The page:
The world?s worst financial crisis in living memory created a roll-on effect that will test governments for years to come as they struggle to pay back the huge debts they owe. It is not only gover
The world?s worst financial crisis in living memory created a roll-on effect that will test governments for years to come as they struggle to pay back the huge debts they owe. It is not only governments that will be tried because the fact is that at the end of the day it is the taxpayer who will have to bear the brunt of the failings and foot much of the bill for financial stability.
Fiscal deficits are massive. Spain?s budget deficit was 11.4% of gross domestic product (GDP) last year and is forecast to be 9.8% in 2010. The EU?s target is 3%. Spain?s Stability Program for 2009-2013 forecasts that Spain's ratio of total public debt to GDP will reach 74.3% in 2012 and could be as large as 77.7% by that date if interest rates rise by more than one percentage point. Last year Spain?s debt-to-GDP ratio was 55.2%, compared with a median of 78.2% for the EU as a whole.
In the UK, the national debt totalled ?848.5 billion at the end of January, the equivalent of 59.9% of GDP, and tax receipts were down 16% compared with the previous January. Borrowing hit ?122.4 billion and some economists feel that the Treasury will exceed the forecast that borrowing would be ?178 billion for the 2009 financial year to more than ?180 billion, making the deficit even greater than that in Greece.
Portugal?s budget deficit reached 9.3% of GDP last year and the government estimated that the public debt will rise to 85.4% of GDP in 2010, up from 76.6% in 2009.
In France the deficit was 7.9% in 2009 which is forecast to rise to 8.2% in 2010. The government expects to limit the budget deficit for 2010 to ?149.2 billion.
Couple all that with the looming problem governments face of how to finance the healthcare, social and pension costs of their ageing populations and you will easily come to the conclusion that somehow or other, whether it will be increases in the number of taxes or the amount you have to pay, taxpayers in the future will have to dig deeper into their pockets to keep the taxman happy.
Taxes have already begun to rise in various countries and many have not increased the level of their personal allowances for 2010 ? a stealth tax by another name. The UK has slapped a 50% tax on its higher earners with a loss of personal allowances as well as a cut in tax relief on pension savings.
Spain increased its tax on savings income and France has widened the scope for social charges, another form of tax. Treasuries are also devising new taxes, for instance, the introduction of green taxes to pay for the environment and Romania is thinking of a ?fat? tax on obesity!
The UK is discussing an extra ?inheritance? tax to pay for the healthcare of the older generation which has been described as a demographic time-bomb threatening many countries. Dubbed a ?death tax? by the opposition party, under discussion is a possible ?20,000 levy or a percentage tax either on retirement or on death.
In mid 2009 the population of Britain was estimated at just over 61.4 million; Spain?s was around 46.6 million, Portugal?s 10.7 million and France?s 64 million. In fifty years, it is forecast that the UK?s population will reach 76.7 million; Spain?s 51.9 million, Portugal?s 11.2 million, France?s 71.8 million.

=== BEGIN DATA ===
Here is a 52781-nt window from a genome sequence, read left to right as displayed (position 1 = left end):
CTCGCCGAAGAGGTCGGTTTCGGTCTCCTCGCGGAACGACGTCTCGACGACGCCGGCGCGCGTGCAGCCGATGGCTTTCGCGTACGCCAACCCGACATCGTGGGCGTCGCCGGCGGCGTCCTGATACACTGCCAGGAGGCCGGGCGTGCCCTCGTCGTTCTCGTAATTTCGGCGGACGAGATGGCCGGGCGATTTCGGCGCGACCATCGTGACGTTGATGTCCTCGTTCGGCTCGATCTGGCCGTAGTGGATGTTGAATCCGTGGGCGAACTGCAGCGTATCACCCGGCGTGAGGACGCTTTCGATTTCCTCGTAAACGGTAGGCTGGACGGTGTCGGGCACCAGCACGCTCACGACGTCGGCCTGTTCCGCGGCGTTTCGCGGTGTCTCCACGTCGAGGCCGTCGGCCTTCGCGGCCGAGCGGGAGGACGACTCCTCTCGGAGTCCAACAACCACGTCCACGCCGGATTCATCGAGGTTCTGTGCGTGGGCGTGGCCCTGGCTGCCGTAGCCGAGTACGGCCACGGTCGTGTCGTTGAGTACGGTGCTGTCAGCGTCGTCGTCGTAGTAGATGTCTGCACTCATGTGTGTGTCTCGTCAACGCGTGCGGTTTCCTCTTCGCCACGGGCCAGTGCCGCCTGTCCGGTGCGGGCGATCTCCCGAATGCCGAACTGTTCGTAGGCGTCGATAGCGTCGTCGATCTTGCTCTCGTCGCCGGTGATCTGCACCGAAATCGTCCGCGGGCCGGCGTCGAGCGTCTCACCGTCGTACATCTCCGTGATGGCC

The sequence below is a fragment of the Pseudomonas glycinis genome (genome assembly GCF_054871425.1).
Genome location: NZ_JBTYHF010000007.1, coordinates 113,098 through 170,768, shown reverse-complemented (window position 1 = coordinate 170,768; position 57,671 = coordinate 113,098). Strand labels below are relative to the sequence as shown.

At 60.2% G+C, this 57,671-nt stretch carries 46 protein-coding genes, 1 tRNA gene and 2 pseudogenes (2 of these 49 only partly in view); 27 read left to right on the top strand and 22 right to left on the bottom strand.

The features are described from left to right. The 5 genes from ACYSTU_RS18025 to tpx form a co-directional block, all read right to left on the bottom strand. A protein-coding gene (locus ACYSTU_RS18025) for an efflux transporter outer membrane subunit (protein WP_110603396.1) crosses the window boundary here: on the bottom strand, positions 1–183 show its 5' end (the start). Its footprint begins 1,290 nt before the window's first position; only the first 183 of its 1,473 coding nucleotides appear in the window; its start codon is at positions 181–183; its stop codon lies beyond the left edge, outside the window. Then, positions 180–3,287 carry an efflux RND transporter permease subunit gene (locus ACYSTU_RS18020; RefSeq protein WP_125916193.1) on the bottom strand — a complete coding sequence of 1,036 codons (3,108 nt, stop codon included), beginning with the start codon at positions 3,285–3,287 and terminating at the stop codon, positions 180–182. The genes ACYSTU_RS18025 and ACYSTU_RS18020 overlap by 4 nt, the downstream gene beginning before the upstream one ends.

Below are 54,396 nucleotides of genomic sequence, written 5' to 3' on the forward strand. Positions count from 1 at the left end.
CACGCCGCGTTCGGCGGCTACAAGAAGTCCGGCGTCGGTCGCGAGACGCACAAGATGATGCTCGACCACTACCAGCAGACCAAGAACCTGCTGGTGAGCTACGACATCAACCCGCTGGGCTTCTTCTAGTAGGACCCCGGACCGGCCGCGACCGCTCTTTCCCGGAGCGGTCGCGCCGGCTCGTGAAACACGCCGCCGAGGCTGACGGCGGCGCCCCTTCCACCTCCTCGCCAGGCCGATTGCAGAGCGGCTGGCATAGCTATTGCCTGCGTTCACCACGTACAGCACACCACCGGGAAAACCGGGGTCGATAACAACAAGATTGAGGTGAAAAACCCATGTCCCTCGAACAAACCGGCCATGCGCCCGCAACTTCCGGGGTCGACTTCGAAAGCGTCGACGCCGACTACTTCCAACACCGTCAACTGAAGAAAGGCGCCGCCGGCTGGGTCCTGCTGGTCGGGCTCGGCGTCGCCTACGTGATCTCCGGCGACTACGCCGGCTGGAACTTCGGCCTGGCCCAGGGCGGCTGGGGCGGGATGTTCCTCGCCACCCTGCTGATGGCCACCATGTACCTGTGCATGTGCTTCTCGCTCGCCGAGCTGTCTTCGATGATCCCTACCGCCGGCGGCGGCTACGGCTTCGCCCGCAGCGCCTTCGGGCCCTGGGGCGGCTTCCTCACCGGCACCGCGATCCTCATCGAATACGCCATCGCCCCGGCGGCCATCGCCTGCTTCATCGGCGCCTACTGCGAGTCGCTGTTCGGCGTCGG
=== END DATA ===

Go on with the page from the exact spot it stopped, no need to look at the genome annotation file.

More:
The EU27 population is projected to grow older, with the share of the population aged 65 years and over rising from 17.1% in 2008 to 30% in 2060, and those aged 80 and over rising from 4.4% to 12.1% over the same period. Those aged 65 and over will represent 30% of the population of the EU27 in 2060.
The old age dependency ratio in the EU27, i.e. the population aged 65 years and older divided by the working age population contributing to the fiscal system to provide for pensions and social care for the older generation, is projected to increase from 25% in 2008 to 53% in 2060. This equates to only two people of working age for every person aged 65 or more in 2060, compared with a ratio of four to one today.
To help combat the problem of pensions, Spain wants to increase its retirement age from 65 to 67 to be introduced gradually from 2013. Germany and Demark have also decided to raise the retirement age to 67. The UK has already put in place an increase it its state pension age rising from 60 to 65 between 2010 and 2020 for women born on or after 6th April 1950 and for men and women, the state pension age will increase from 65 to 68 between 2024 and 2046.
The situation has been made worse by the generation of baby boomers – those born 1945 and 1965 – as they begin to retire and live longer than their ancestors; followed by lower fertility rates resulting in a reduction in the number of people of working age paying for their care.
Governments will have to provide health and social care far exceeding that of today and with less people contributing to the economic resources ways will have to be devised to raise more funds. There?s no getting around it. There will have to be spending cuts? and there will also have to be an increase in tax revenue.
If you haven?t already done so you can plan ahead and arrange your wealth so that you pay the least amount of tax possible no matter in which country you live. This will leave you more to enjoy your own old age and a larger pot to pass onto your heirs. Consult a wealth management expert like Blevins Franks to advise you on the appropriate tax saving arrangement for you.
By Bill Blevins, Managing Director, Blevins Franks
4th March 2010